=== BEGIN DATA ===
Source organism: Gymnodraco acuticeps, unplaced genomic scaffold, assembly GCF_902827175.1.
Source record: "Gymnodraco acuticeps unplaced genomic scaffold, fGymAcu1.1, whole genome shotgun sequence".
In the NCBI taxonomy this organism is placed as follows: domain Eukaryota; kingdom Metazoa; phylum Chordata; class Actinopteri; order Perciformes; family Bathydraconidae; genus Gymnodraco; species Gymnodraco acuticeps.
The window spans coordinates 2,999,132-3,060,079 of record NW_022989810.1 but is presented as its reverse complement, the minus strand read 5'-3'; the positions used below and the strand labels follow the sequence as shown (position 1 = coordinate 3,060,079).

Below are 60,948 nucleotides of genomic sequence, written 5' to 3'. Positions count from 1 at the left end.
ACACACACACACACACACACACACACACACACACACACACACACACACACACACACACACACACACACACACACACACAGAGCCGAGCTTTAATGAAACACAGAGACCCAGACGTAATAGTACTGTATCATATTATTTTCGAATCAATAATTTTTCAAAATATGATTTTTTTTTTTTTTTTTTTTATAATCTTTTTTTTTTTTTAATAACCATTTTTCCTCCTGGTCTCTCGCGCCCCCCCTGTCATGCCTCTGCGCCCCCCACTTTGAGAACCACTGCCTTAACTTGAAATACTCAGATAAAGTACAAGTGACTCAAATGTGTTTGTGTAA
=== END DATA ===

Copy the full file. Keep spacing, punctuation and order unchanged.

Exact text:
Source organism: Gymnodraco acuticeps, unplaced genomic scaffold, assembly GCF_902827175.1.
Source record: "Gymnodraco acuticeps unplaced genomic scaffold, fGymAcu1.1, whole genome shotgun sequence".
In the NCBI taxonomy this organism is placed as follows: domain Eukaryota; kingdom Metazoa; phylum Chordata; class Actinopteri; order Perciformes; family Bathydraconidae; genus Gymnodraco; species Gymnodraco acuticeps.
The window spans coordinates 2,999,132-3,060,079 of record NW_022989810.1 but is presented as its reverse complement, the minus strand read 5'-3'; the positions used below and the strand labels follow the sequence as shown (position 1 = coordinate 3,060,079).

Below are 60,948 nucleotides of genomic sequence, written 5' to 3'. Positions count from 1 at the left end.
ACACACACACACACACACACACACACACACACACACACACACACACACACACACACACACACACACACACACACACACAGAGCCGAGCTTTAATGAAACACAGAGACCCAGACGTAATAGTACTGTATCATATTATTTTCGAATCAATAATTTTTCAAAATATGATTTTTTTTTTTTTTTTTTTTATAATCTTTTTTTTTTTTTAATAACCATTTTTCCTCCTGGTCTCTCGCGCCCCCCCTGTCATGCCTCTGCGCCCCCCACTTTGAGAACCACTGCCTTAACTTGAAATACTCAGATAAAGTACAAGTGACTCAAATGTGTTTGTGTAA